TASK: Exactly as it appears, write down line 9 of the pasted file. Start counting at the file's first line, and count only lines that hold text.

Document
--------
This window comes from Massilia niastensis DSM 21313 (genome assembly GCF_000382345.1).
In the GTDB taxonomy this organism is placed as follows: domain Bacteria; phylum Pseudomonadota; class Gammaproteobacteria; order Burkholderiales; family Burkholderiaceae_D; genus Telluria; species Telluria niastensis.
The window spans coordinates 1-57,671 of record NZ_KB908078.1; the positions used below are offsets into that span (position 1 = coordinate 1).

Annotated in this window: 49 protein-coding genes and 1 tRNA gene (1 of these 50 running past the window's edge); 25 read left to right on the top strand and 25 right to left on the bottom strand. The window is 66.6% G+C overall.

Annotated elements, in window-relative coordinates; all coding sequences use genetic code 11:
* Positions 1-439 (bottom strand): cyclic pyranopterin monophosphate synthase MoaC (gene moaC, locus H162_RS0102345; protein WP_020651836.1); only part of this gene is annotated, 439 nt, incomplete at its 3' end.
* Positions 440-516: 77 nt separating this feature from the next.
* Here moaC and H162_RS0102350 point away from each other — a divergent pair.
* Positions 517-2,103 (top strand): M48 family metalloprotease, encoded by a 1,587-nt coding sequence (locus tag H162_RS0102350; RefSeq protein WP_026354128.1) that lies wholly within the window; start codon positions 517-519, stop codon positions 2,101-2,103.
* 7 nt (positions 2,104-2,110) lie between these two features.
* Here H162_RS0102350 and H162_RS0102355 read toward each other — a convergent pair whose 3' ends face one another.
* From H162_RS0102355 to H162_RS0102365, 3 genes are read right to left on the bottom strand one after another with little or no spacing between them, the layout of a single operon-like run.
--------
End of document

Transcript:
* Positions 517-2,103 (top strand): M48 family metalloprotease, encoded by a 1,587-nt coding sequence (locus tag H162_RS0102350; RefSeq protein WP_026354128.1) that lies wholly within the window; start codon positions 517-519, stop codon positions 2,101-2,103.